General Color Guidelines for Decorating

It never fails- you’re ready to transform a room and you quickly get stuck just trying to figure out a color palette. What colors match? How do you choose a palette? Which colors then make good accents? It’s enough to make you throw down all those paint chips and swatches and forget about it. But, it doesn’t have to be that hard. A few guidelines will keep you on track when understanding color relationships and how that translates to your home decorating.

Meet the Wheel

Get to know the color wheel, originally created by Sir Isaac Newton, and you will be starting from a good place. There are 12 colors total. Three primary colors: red, yellow and blue; three secondary colors: orange, green and violet; and six tertiary colors that are a combination of a secondary color and a primary color next to it, like yellow-orange or blue-violet. It’s good to know these because colors work together based on where they lie on the wheel.

Analogous – Colors that live next to each other on the wheel are called analogous. Pick two to six colors that sit next to each other and you will have a happy color scheme. For instance a living room filled with spice tones all look put together with a distinct personality.

Monochromatic – When you’re just crazy about one color, consider a monochromatic look, where you simply choose varying intensities of one color from light to dark. Have you ever walked into a show home and been drawn to an all-white bedroom? There were many hues of white in there, from cream to bone to parchment, that complement each other.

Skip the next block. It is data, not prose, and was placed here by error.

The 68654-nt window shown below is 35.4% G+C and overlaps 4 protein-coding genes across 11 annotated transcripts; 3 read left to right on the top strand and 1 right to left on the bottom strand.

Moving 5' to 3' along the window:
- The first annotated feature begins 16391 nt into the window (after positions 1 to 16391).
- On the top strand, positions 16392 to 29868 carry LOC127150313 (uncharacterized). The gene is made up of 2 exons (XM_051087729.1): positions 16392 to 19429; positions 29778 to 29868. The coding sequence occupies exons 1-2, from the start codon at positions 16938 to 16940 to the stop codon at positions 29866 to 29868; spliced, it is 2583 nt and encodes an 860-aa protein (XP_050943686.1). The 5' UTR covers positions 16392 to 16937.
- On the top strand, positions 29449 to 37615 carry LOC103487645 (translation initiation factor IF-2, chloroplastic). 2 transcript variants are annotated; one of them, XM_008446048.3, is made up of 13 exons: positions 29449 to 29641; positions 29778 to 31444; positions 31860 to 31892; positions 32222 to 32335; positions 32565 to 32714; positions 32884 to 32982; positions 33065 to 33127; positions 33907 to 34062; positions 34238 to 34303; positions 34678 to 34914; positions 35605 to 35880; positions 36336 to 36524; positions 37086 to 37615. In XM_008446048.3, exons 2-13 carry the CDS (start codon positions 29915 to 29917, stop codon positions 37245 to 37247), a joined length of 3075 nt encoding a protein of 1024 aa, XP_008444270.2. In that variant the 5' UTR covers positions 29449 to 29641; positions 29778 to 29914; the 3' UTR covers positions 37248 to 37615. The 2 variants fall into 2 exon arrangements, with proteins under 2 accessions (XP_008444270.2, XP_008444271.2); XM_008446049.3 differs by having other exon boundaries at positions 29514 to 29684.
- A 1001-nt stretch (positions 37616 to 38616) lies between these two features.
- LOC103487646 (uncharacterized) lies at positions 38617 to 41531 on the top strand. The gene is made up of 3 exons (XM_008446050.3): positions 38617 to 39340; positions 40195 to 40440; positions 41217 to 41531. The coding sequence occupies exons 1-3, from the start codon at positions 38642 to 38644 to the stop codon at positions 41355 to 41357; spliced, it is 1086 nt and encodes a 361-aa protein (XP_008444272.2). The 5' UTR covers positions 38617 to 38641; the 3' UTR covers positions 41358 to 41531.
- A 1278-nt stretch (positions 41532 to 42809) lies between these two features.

High Contrast – Want a bold color scheme? Consider a complementary approach by choosing two colors that sit opposite each other on the color wheel. Even though they sit on opposite sides of the fence, they seem to always get along together beautifully. Ever notice how nicely pink and green go together? They are a great example of this approach.

Find Your Light

Take time to understand how the light enters your room throughout the day. This will affect your color choices. The light in north- and east-facing rooms tends to feel cooler than a room facing south or west. Depending on the mood you are going after, you may need to balance cool light with warm colors from the color wheel. Of if you want to reinforce the room’s natural light, be sure to select colors that match the warm or cool element.

Discover Your Muse

So now that you know more about the color wheel, where do you start? The best place is in that one piece that you absolutely adore and can’t imagine not having in the room. Maybe it’s a rug, or a painting or a favorite chair. Let the most dominant color in this piece be the main color in your room. The second most dominant color becomes your secondary color. And finally, choose an accent color. Follow the 60-30-10 rule to help you determine how much you let each color play a role in the final color scheme.

Color Wheel Relationships

Monochromatic Relationship
Colors that are shade or tint variations of the same hue.
Complementary Relationship
Those colors directly across from each other on a color wheel
Split-Complementary Relationship
One hue plus two others equally spaced from its complement.
Double-Complementary Relationship
Two complementary color sets; the distance between selected complementary pairs will effect the overall contrast of the final composition.
Analogous Relationship
Those colors located adjacent to each other on a color wheel.
Triad Relationship
Three hues equally positioned on a color wheel.

Find Your Color Palette

If a few photos are just what you need to help get started in seeing where on the color wheel you want to begin, then stop by our Inspiring Room Ideas for some inspiration.